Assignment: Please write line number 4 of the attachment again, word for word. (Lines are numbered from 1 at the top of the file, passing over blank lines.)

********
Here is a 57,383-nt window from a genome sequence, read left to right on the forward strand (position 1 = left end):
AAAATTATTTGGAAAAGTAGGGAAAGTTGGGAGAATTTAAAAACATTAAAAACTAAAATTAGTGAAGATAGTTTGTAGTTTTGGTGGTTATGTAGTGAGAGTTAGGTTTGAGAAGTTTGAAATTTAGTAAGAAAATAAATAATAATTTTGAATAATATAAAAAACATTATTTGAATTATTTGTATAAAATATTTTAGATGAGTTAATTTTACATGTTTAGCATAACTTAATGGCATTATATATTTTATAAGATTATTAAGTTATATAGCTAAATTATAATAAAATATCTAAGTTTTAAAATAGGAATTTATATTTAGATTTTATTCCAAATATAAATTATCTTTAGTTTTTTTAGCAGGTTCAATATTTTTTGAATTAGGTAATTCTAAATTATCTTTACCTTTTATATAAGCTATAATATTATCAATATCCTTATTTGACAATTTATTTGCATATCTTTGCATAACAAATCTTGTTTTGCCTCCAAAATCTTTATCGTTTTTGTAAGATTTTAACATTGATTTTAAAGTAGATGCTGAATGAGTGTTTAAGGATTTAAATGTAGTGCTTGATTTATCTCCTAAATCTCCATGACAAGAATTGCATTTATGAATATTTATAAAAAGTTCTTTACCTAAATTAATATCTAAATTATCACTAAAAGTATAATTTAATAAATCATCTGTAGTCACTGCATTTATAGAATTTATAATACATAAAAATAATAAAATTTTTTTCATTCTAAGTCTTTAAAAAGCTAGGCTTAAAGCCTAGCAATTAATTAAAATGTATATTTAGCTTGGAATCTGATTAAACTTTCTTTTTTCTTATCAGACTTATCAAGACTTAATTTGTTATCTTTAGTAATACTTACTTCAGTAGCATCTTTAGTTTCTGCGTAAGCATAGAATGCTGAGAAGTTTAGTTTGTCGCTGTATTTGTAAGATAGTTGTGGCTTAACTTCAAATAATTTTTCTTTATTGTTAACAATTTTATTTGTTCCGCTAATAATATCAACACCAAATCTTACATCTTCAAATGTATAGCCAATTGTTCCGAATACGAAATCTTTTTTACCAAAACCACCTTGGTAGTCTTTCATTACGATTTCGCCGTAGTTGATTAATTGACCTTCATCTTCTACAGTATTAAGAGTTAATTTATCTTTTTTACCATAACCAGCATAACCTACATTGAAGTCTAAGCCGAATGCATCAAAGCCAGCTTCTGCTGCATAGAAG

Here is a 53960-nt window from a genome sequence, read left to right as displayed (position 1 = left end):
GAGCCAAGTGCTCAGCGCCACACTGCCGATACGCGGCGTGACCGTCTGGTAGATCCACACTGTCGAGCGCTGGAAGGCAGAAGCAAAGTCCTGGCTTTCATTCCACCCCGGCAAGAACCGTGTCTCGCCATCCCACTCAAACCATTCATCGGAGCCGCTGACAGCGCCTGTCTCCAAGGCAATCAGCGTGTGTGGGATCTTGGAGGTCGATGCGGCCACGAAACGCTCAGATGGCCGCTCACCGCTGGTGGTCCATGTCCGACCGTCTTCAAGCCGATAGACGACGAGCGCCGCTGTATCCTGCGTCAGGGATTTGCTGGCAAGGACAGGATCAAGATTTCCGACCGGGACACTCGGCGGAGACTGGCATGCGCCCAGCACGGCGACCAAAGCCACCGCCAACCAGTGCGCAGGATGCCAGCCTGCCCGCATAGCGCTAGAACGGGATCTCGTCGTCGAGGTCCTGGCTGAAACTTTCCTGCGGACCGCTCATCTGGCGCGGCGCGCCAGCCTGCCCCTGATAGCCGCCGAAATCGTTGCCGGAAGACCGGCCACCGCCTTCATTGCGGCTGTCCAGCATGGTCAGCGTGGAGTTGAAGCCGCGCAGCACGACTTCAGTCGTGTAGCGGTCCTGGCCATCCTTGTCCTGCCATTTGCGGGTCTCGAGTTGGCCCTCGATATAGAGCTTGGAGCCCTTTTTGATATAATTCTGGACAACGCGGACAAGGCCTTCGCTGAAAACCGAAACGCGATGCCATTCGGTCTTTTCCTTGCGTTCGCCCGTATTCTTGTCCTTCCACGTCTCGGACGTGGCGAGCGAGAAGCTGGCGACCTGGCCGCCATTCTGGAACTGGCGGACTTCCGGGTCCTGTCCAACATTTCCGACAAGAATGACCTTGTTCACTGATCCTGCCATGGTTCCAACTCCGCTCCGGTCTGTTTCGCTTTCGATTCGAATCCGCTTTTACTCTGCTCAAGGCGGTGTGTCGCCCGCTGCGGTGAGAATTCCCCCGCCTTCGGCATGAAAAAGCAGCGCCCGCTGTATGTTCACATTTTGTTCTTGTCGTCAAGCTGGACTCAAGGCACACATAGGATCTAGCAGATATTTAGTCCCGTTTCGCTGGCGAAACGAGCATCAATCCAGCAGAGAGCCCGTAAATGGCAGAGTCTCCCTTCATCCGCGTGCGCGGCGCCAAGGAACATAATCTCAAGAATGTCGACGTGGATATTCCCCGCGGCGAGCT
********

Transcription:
GAGCCAAGTGCTCAGCGCCACACTGCCGATACGCGGCGTGACCGTCTGGTAGATCCACACTGTCGAGCGCTGGAAGGCAGAAGCAAAGTCCTGGCTTTCATTCCACCCCGGCAAGAACCGTGTCTCGCCATCCCACTCAAACCATTCATCGGAGCCGCTGACAGCGCCTGTCTCCAAGGCAATCAGCGTGTGTGGGATCTTGGAGGTCGATGCGGCCACGAAACGCTCAGATGGCCGCTCACCGCTGGTGGTCCATGTCCGACCGTCTTCAAGCCGATAGACGACGAGCGCCGCTGTATCCTGCGTCAGGGATTTGCTGGCAAGGACAGGATCAAGATTTCCGACCGGGACACTCGGCGGAGACTGGCATGCGCCCAGCACGGCGACCAAAGCCACCGCCAACCAGTGCGCAGGATGCCAGCCTGCCCGCATAGCGCTAGAACGGGATCTCGTCGTCGAGGTCCTGGCTGAAACTTTCCTGCGGACCGCTCATCTGGCGCGGCGCGCCAGCCTGCCCCTGATAGCCGCCGAAATCGTTGCCGGAAGACCGGCCACCGCCTTCATTGCGGCTGTCCAGCATGGTCAGCGTGGAGTTGAAGCCGCGCAGCACGACTTCAGTCGTGTAGCGGTCCTGGCCATCCTTGTCCTGCCATTTGCGGGTCTCGAGTTGGCCCTCGATATAGAGCTTGGAGCCCTTTTTGATATAATTCTGGACAACGCGGACAAGGCCTTCGCTGAAAACCGAAACGCGATGCCATTCGGTCTTTTCCTTGCGTTCGCCCGTATTCTTGTCCTTCCACGTCTCGGACGTGGCGAGCGAGAAGCTGGCGACCTGGCCGCCATTCTGGAACTGGCGGACTTCCGGGTCCTGTCCAACATTTCCGACAAGAATGACCTTGTTCACTGATCCTGCCATGGTTCCAACTCCGCTCCGGTCTGTTTCGCTTTCGATTCGAATCCGCTTTTACTCTGCTCAAGGCGGTGTGTCGCCCGCTGCGGTGAGAATTCCCCCGCCTTCGGCATGAAAAAGCAGCGCCCGCTGTATGTTCACATTTTGTTCTTGTCGTCAAGCTGGACTCAAGGCACACATAGGATCTAGCAGATATTTAGTCCCGTTTCGCTGGCGAAACGAGCATCAATCCAGCAGAGAGCCCGTAAATGGCAGAGTCTCCCTTCATCCGCGTGCGCGGCGCCAAGGAACATAATCTCAAGAATGTCGACGTGGATATTCCCCGCGGCGAGCT